Citrix:                     Citrix Endpoint Management           (formerly XenMobile) allows organizations to inventory, manage, and secure a variety of device types with an individual management console. Along with iOS and Android, Citrix provides controls and management for Windows 10, macOS, Chrome OS, thin clients, and Workspace Hub device types, using XenMobile as its foundation. It provides endpoint provisioning and configuration controls for device enrollment, policy application, and access privileges.

      HCL Technologies:           The vendor’s           BigFix 10           endpoint management platform enables organizations to totally automate discovery, management, and remediation of endpoint issues, no matter location or connectivity. Features include BigFix Insights, which lets organizations quickly visualize risks in addition to costs, and multicloud management, gives administrators  360-degree visibility, control, and compliance enforcement of both on-premises and cloud endpoints.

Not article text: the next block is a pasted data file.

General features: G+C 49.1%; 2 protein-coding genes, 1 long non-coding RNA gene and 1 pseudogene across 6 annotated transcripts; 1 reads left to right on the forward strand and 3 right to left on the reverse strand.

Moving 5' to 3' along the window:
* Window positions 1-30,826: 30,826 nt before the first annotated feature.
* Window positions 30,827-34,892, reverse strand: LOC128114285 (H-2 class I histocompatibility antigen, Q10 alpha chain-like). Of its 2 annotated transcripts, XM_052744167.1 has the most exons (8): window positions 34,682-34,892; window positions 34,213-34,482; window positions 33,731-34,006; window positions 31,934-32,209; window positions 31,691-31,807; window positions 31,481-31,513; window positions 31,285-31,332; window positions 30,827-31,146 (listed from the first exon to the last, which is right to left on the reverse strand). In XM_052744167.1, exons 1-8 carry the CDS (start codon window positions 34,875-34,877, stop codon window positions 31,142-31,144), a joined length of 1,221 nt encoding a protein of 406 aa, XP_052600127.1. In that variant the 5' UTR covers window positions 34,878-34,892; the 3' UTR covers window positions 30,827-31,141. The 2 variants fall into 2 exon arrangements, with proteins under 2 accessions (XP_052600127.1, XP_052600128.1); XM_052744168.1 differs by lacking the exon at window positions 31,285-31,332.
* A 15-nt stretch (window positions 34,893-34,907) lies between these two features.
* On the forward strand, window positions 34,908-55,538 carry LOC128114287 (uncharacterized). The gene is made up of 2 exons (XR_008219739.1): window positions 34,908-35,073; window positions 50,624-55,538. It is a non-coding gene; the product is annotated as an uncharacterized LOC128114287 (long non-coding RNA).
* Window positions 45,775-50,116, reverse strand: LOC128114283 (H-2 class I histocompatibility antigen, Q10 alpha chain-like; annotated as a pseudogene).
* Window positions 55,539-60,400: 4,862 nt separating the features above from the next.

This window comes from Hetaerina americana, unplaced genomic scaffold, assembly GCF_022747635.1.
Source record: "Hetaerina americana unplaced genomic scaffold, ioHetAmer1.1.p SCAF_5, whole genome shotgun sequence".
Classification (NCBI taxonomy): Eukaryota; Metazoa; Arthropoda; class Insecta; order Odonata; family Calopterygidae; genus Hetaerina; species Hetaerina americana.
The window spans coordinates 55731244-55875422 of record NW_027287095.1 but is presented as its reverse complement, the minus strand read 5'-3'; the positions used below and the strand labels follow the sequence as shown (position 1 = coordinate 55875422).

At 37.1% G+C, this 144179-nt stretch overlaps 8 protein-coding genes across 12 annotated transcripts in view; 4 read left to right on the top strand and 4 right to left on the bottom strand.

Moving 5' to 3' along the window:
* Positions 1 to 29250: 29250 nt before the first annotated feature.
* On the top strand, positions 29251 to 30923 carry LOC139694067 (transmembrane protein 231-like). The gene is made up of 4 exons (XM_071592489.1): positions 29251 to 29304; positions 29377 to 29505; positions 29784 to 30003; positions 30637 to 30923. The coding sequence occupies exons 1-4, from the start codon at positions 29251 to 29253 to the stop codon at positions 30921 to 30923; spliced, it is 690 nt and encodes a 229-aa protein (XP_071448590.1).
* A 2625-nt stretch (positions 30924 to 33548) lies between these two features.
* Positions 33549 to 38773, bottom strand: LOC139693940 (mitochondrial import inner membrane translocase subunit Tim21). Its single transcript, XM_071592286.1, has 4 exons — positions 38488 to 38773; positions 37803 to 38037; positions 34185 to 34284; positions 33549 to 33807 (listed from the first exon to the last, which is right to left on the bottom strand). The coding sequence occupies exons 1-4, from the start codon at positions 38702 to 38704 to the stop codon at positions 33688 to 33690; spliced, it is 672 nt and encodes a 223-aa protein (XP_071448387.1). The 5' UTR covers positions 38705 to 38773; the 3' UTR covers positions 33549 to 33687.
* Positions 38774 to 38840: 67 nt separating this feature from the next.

IBM:                     IBM Security MaaS360 with Watson           is really a cloud-based UEM platform that allows organizations to secure smartphones, tablets, laptops, desktops, wearables, and IoT devices. Watson artificial intelligence (AI) and predictive analytics provide alerts to potential endpoint threats and remediation in order to avoid security breaches and disruptions. MaaS360 protects apps, content, and data.

      Ivanti:                     Ivanti Unified Endpoint Manager           was created to simplify enterprise mobility, applying policies and personalization across all devices. (          Ivanti purchased MobileIron          , another leading EMM/UEM vendor, in 2020.) Companies can use the system’s artificial intelligence to determine which devices and users get what type of access. The platform supports Windows, macOS, Linux, Unix, iOS, and Android os's. Administrators can gather detailed device data, automate software and operating-system deployments, personalize workspace environments, and address user issues.